Bernardo Buontalenti

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Bernardo Buontalenti
Pronunciation[berˈnardo ˌbwɔntaˈlɛnti]
Bornc. 1531
DiedJune 1608
Other namesBernardo Delle Girandole
Known for
Notable work

Bernardo Buontalenti (Italian pronunciation: [berˈnardo ˌbwɔntaˈlɛnti], c. 1531 – June 1608), byname of Bernardo Delle Girandole, was an Italian stage designer, architect, theatrical designer, military engineer, artist, and inventor of Italian ice cream.


Buontalenti was born in Florence c. 1531. He entered the service of the Medici as a youth and remained with them the rest of his life. He is said to have been instructed in painting by Salviati and Bronzino, in sculpture by Michelangelo Buonarroti, in architecture by Giorgio Vasari, and in miniature painting under Giulio Clovio. He executed a number of miniatures for Francesco, the son of Cosimo I. More than a painter, he was celebrated as an architect; in this role he was much employed in the design of fortifications, villas, and gardens and is considered one of the most important architects of the Mannerist period. He was also a great mechanic, and an excellent mathematician. In 1562 he travelled to Spain.

Boboli Gardens.

His first known work is from 1568, the Palazzo di Bianca Cappello in Florence. His main achievements include the project for the new city of Livorno, the decoration of Palazzo Pitti and the Boboli Gardens with the famous grotto, as well as the Parco di Pratolino of which little remains today, except for a giant sculpture by Giambologna, representing the Colossus of the Apennines. Buontalenti's skills as a military engineer are shown by the fortifications of the port of Livorno, the Forte di Belvedere in Florence, the city walls of Pistoia, Grosseto, Prato, Portoferraio (Elba) and Naples; he also perfected designs for cannons, and devised a new type of incendiary grenade.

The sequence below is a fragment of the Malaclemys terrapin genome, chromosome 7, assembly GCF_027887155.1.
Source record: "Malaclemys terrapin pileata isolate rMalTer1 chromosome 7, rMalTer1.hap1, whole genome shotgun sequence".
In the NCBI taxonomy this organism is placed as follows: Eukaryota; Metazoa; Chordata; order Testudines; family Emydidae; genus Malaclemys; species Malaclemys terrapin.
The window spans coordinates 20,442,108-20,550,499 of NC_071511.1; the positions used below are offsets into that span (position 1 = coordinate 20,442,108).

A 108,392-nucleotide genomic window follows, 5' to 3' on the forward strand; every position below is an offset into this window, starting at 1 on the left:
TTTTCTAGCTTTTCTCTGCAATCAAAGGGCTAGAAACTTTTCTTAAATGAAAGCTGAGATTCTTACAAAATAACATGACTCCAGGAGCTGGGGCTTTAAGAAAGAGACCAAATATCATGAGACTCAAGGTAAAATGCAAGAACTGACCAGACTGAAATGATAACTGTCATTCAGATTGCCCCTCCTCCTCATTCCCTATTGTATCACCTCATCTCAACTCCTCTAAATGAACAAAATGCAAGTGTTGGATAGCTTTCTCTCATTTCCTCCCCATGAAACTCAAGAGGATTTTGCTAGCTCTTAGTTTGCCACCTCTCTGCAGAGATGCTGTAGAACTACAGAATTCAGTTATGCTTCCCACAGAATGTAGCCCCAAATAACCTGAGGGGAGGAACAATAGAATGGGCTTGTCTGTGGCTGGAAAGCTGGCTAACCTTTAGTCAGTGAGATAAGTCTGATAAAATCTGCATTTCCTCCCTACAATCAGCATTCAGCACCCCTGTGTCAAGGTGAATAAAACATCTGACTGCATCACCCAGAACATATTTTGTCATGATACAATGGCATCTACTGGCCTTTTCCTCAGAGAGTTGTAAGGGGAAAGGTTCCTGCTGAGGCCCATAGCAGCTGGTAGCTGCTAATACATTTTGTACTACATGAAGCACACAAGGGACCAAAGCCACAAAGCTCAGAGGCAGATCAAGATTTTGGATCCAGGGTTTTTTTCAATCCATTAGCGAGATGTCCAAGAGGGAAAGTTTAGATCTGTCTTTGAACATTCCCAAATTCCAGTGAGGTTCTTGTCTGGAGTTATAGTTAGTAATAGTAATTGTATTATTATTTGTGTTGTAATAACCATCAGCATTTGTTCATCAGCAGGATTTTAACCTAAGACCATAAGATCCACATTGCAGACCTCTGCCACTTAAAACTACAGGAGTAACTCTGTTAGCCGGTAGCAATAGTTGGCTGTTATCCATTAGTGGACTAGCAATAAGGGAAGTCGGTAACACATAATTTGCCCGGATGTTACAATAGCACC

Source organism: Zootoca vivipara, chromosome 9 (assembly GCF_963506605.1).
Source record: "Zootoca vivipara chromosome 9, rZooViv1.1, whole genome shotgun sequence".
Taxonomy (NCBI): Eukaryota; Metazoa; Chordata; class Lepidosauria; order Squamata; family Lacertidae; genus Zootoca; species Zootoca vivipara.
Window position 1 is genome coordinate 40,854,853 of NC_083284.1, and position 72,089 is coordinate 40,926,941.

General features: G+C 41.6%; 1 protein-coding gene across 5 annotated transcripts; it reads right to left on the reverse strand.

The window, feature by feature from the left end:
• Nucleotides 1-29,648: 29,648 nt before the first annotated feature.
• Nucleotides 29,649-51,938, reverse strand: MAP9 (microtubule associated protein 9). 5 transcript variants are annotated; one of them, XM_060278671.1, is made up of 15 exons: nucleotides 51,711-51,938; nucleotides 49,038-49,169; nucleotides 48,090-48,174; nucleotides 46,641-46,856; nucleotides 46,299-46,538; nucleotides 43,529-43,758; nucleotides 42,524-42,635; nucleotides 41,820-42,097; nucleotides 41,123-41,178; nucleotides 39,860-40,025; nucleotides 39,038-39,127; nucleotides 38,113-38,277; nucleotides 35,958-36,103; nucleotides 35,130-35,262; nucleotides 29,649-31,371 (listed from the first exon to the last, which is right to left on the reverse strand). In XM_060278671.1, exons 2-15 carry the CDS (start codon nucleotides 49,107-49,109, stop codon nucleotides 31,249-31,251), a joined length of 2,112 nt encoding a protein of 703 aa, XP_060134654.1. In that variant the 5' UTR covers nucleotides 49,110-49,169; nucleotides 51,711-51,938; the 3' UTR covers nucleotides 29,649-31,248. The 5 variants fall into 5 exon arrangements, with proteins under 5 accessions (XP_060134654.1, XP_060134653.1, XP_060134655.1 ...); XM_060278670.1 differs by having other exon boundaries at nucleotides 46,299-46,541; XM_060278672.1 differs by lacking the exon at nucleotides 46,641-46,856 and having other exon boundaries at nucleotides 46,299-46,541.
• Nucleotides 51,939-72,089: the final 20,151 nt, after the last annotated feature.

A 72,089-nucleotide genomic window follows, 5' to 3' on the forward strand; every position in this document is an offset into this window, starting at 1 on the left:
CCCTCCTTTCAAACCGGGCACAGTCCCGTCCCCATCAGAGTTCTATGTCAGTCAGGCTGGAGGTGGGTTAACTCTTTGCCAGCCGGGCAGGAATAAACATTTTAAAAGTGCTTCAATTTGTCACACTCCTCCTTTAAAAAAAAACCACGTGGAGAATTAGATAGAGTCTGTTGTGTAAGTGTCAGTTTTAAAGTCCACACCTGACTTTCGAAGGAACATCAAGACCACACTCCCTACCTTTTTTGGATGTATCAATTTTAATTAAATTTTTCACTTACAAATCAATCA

In the Uffizi Palace of Florence, he built a great court stage, where, during the winter of 1585–1586, splendid festivities were produced under his direction. He designed costumes for the Medici extravaganzas. He was also an innovator in ice conservation and is credited with inventing the precursor to modern Florentine gelato.[1]

Despite his successes, his prodigality led Buontalenti to financial ruin; he survived in his later life thanks to a pension given him by the Grand Duke of Tuscany.


Buontalenti's Palazzo di Bianca Cappello in Florence.

One of the theaters that Bernardo had built was the Theater of Baldracca (or the Theater of the Dogana). It was opened in 1576, when Bernardo was the Court Architect, and it became one of the oldest theaters in Florence. This theater, however is not like other modern theaters. In the Theater of Baldracca the stage would be raised a little, and the audience had to stand or to sit on long benches to watch the live performance. The theater also included a box with grating, that would seat very high-ranking viewers. The grating allowed the viewers to see but not to be seen. However, the theater was not very popular and was replaced by the Uffizi Gallery Library.[2][3][4]

The famous Mannerist Buontalenti Grotto in the Boboli Gardens.

Another theater built by Bernardo was the Medici Theater, built for the Grand Duke Francesco I Medici. Bernardo worked at the theater between 1576 and 1586. Bernardo had employed a Mannerist and experimental architectural language for this theater, but in 1589 Bernardo had to modify the decorations to represent the authority of the Grand Duke Ferdinando I. The room structure was inspired by theaters of classical antiquity. Bernardo also included a sloped floor that allowed the audience to see better. However, when the court moved to another location, the room was left behind. Bountalenti and his pupil Matteo Nigetti were commissioned to build the Palazzo Nonfinito in 1592, but only the first floor was completed.

Buontalenti was involved in other Baroque theaters before his death. He also helped design stage machinery for specific performances, as well as many allegorical costumes for the Medici Theater. Finally, he was responsible for arranging spectacular fireworks displays for some of the performances.


  1. ^ David, Elizabeth (2011-01-20). Harvest of the Cold Months: The Social History of Ice and Ices. Faber & Faber. ISBN 9780571275328.
  2. ^ "Bernardo Buontalenti - Italian stage designer". Encyclopedia Britannica.
  3. ^ "Performances at the Uffizi: the history of the Medici Theatre". Virtual Uffizi Gallery.
  4. ^ "The theater of Baldracca, now Uffizi Gallery Library". Virtual Uffizi Gallery.